Karl Hughes

Karl Hughes

Using Postman to Access APIs Without Code

Using Postman to Access APIs Without Code

An “Application Programming Interface” or API describes the way that two computer programs talk to one another. There is a lot you can do with an API, but if you aren’t a developer how can you access an API? There are several good tools for getting data from APIs without code, but one of the best I’ve seen is Postman.

Postman is a graphical user interface for HTTP APIs. This means you use it to can access data meant to be accessed by computers without writing any real code. It’s really simple to set up and use Postman as well.

Using Postman

To demonstrate, we’ll use the Holiday API, so go to holidayapi.com and sign up for a free API key.

  • To set up Postman, download it for your operating system here.
  • Enter the URL https://holidayapi.com/v1/holidays into the Postman address bar
  • Click “Params” and enter your key, country, and year.
  • Click “Send” to make the API request to Holiday API.

Assuming you put in a valid API key and there are results for the search you made, you should see something like this:

    "status": 200,
    "holidays": {
        "2017-01-01": [
                "name": "Last Day of Kwanzaa",
                "date": "2017-01-01",
                "observed": "2017-01-01",
                "public": false
                "name": "New Year's Day",
                "date": "2017-01-01",
                "observed": "2017-01-02",
                "public": true

This raw data is called JSON data, and that’s what many web-based APIs return. In addition to making complex API requests easier, Postman also makes responses easier to read by formatting them. This means you don’t have to use a tool like JSON Formatter to make API data readable. If you do need to convert the JSON data, you can use JSON to CSV to convert it to an Excel-friendly document.

Other Features

There are other things you can do in Postman that make accessing APIs easier as well. For example, you can store your team’s API documentation in Postman. This documentation is made interactive by giving team members the ability to sync their local version of the docs with the online version.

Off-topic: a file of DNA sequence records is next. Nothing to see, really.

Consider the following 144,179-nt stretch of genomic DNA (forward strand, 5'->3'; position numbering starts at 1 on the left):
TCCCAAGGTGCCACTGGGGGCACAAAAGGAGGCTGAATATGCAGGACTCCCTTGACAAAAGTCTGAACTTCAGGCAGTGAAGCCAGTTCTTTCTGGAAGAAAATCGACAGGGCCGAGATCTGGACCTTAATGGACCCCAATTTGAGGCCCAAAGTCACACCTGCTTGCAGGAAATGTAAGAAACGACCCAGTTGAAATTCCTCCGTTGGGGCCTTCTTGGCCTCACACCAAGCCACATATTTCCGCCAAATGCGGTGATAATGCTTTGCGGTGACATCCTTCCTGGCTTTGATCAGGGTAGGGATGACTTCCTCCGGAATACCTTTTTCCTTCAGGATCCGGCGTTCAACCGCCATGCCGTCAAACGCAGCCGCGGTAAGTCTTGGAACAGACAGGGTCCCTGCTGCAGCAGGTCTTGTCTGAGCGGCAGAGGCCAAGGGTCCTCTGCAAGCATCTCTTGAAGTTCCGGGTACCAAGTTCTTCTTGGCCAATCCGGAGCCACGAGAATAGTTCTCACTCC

Additionally, you can use Postman to automatically test your APIs. If you’re building an API for your business, you can set Postman to run tests against your development environment every time you update your code.


One of the most appealing things about Postman is that it has a generous free tier. I’ve used Postman for numerous side projects without needing to upgrade, and my team only recently had to start paying $10 per month to manage our shared documentation. For most simple use cases - like accessing data from an API - Postman will be free.

Why Postman?

The easiest way for people at any tech level to use Postman is to access APIs without code. This feature is free and you can get started by just downloading their software and calling any public API. Once you need more advanced features like automated API testing or shared team documentation, you can upgrade to their paid plans and start reaping even more value from the platform.

Have your own tool like Postman that I should know about? Send it to me on Twitter.

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